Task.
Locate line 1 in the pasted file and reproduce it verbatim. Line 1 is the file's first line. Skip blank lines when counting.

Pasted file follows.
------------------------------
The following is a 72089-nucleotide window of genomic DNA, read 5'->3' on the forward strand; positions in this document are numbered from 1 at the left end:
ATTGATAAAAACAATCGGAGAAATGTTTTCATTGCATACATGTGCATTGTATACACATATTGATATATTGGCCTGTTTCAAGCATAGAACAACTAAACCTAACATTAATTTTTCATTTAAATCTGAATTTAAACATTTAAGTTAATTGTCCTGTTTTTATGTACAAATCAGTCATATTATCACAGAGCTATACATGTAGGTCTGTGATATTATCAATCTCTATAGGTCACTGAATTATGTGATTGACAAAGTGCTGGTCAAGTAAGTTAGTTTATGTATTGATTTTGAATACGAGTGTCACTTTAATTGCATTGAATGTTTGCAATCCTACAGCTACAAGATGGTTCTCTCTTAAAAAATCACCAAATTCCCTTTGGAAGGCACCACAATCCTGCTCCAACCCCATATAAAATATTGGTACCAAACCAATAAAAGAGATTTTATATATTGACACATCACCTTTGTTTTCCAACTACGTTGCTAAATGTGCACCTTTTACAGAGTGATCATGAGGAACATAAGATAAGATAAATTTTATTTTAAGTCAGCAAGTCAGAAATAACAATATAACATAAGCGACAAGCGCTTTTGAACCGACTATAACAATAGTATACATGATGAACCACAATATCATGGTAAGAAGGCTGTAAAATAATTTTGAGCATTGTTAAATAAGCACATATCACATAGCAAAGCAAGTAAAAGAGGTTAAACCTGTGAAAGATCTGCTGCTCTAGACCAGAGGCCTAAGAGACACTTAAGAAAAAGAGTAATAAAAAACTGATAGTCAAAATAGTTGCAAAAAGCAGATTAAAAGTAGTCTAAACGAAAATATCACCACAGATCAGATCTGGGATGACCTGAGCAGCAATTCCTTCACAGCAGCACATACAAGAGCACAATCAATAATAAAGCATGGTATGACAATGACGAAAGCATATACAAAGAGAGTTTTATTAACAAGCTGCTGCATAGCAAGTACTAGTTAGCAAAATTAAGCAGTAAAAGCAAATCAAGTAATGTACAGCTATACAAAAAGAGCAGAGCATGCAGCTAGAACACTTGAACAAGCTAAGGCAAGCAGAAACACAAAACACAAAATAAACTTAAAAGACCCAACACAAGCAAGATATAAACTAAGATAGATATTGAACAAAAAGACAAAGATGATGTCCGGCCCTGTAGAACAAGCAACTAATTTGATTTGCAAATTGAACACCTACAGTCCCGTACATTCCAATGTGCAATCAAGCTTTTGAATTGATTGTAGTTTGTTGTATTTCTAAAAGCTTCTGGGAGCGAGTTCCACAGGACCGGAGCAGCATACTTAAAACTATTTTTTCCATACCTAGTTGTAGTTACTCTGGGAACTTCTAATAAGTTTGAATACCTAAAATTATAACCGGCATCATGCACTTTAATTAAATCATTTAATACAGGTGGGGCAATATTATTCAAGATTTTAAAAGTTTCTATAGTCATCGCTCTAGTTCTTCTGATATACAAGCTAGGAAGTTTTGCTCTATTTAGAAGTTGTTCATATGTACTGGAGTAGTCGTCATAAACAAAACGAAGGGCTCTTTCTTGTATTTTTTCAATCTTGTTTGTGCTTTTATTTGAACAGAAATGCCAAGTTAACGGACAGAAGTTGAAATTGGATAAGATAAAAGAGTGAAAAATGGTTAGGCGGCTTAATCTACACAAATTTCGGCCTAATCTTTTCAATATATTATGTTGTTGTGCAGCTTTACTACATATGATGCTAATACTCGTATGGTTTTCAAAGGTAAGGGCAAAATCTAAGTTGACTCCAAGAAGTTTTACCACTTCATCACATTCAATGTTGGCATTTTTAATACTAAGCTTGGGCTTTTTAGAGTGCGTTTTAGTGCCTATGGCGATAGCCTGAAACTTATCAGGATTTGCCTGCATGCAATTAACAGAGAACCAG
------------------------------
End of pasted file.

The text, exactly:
The following is a 72089-nucleotide window of genomic DNA, read 5'->3' on the forward strand; positions in this document are numbered from 1 at the left end: